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# For the reaction ${ K }_{ 4 }[Fe(CN{ ) }_{ 6 }]\rightarrow { Fe }^{ 3+ }+{ CO }_{ 2 }+{ NO }_{ 3 }^{ - }$, the n-factor is:(a) 1(b) 11(c) $\cfrac { 5 }{ 3 }$(d) 61

Hint: The n-factor of a substance is also called the valency-factor or the conversion factor. In the reaction given above, ${ K }_{ 4 }[Fe(CN{ ) }_{ 6 }]$ is undergoing oxidation. The n-factor for a redox reaction is equal to the number of electrons lost or gained per molecule/per mole of the reactant.

The n-factor of a substance is also called the valency-factor. In the above reaction, the species ${ K }_{ 4 }[Fe(CN{ ) }_{ 6 }]$ is undergoing oxidation since the oxidation of iron present in the species is changing from +2 to +3, the oxidation number of carbon present in the species is changing from +2 to +4 and the oxidation number of nitrogen present in the species is changing from -3 to +5. The n-factor for a redox reaction is equal to the number of electrons lost or gained per molecule/per mole of the reactant. The reaction given in the question is called combined reaction since the different atoms present in the same species are all getting oxidised. For such reactions we can find the n-factor by finding the n-factor for the individual oxidation reactions and then adding the n-factors for these individual oxidation reactions.
First we will consider the oxidation of iron. Iron is present in +2 oxidation state in the reactant ${ K }_{ 4 }[Fe(CN{ ) }_{ 6 }]$ and it’s getting oxidised to ${ Fe }^{ 3+ }$ as is given in the reaction. We will find the n-factor for this individual oxidation reaction:
${ Fe }^{ 2+ }\rightarrow { Fe }^{ 3+ }+{ e }^{ - }$
From the above reaction it is clear that the n-factor for this individual oxidation reaction is 1.
Now we will consider the oxidation of carbon. Carbon is present in +2 oxidation state in the reactant ${ K }_{ 4 }[Fe(CN{ ) }_{ 6 }]$ and it’s getting oxidised to +4 oxidation state in ${ CO }_{ 2 }$ as is given in the reaction. We will find the n-factor for this individual oxidation reaction:
${ CN }^{ - }\rightarrow { CO }_{ 2 }+2{ e }^{ - }$
Since the number of carbon atoms in ${ K }_{ 4 }[Fe(CN{ ) }_{ 6 }]$ is six, we will multiply the above equation by 6:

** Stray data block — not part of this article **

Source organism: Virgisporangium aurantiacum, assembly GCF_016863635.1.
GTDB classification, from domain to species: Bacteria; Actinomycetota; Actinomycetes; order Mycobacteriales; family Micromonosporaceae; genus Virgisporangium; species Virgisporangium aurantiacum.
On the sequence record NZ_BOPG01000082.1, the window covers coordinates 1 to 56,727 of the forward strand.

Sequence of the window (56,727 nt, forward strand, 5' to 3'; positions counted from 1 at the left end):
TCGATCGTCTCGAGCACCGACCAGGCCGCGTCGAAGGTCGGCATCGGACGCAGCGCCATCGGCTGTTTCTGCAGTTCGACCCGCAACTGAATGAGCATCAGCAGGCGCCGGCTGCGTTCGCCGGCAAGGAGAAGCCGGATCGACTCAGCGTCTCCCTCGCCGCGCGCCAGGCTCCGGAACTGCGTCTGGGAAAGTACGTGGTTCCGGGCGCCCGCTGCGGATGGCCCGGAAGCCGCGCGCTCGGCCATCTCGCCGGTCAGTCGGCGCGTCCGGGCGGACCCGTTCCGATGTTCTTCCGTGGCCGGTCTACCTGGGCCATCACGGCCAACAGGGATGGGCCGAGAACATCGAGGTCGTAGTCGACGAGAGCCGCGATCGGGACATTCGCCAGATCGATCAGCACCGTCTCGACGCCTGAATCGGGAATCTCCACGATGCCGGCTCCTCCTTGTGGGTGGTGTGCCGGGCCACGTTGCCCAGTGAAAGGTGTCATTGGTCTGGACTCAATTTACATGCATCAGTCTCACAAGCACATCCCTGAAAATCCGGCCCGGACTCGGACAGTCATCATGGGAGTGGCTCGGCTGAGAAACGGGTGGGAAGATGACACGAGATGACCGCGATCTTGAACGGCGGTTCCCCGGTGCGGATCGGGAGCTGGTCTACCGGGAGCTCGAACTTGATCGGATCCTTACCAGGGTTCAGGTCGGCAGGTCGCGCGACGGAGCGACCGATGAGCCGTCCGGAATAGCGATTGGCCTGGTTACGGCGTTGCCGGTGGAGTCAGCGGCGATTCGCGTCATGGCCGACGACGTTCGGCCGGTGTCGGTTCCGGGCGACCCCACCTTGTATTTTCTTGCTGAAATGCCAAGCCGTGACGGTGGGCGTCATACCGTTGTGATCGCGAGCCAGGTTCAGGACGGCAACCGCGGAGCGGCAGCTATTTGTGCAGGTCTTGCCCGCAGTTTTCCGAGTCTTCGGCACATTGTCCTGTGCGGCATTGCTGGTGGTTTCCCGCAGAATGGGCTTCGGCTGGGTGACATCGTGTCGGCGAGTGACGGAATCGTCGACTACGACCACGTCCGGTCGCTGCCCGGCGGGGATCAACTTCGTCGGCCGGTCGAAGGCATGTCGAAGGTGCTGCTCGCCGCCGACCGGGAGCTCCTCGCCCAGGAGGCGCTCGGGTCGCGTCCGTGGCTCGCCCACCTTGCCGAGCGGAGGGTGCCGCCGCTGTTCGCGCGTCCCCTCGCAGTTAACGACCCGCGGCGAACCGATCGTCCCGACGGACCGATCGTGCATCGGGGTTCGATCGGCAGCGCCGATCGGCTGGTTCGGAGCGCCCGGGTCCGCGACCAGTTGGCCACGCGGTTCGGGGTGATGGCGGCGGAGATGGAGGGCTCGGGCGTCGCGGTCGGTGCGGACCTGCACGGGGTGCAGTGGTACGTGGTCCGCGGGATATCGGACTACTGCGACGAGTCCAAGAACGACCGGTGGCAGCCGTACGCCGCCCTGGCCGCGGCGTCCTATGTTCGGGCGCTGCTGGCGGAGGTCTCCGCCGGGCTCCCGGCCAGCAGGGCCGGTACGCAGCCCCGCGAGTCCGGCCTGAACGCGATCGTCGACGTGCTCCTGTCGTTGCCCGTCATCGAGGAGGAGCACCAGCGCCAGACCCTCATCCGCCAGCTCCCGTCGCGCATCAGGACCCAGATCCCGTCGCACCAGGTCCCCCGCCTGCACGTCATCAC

${ 6CN }^{ - }\rightarrow { 6CO }_{ 2 }+12{ e }^{ - }$
From the above reaction it is clear that the n-factor for this individual oxidation reaction is 12.
Now we will consider the oxidation of nitrogen. Nitrogen is present in -3 oxidation state in the reactant ${ K }_{ 4 }[Fe(CN{ ) }_{ 6 }]$ and it’s getting oxidised to +5 oxidation state in ${ NO }_{ 3 }^{ - }$ as is given in the reaction. We will find the n-factor for this individual oxidation reaction:
${ CN }^{ - }\rightarrow { NO }_{ 3 }^{ - }+8{ e }^{ - }$
Since the number of nitrogen atoms in ${ K }_{ 4 }[Fe(CN{ ) }_{ 6 }]$ is six, we will multiply the above equation by 6:
$6{ CN }^{ - }\rightarrow 6{ NO }_{ 3 }^{ - }+48{ e }^{ - }$
From the above reaction it is clear that the n-factor for this individual oxidation reaction is 48.
Now in order to find the n-factor of the reaction ${ K }_{ 4 }[Fe(CN{ ) }_{ 6 }]\rightarrow { Fe }^{ 3+ }+{ CO }_{ 2 }+{ NO }_{ 3 }^{ - }$ we will add the n-factors of the individual oxidation reactions.
Hence 1+12+48=61

Hence the correct answer is (d) 61.

Note: The n-factor for a particular species is not fixed; it can change depending upon the type of reaction, the medium of the reaction i.s. acidic or basic. Also the method of calculating the n-factor for a particular species will vary depending upon the type of reaction example combined reaction, disproportionation reaction, neutralisation reaction etc.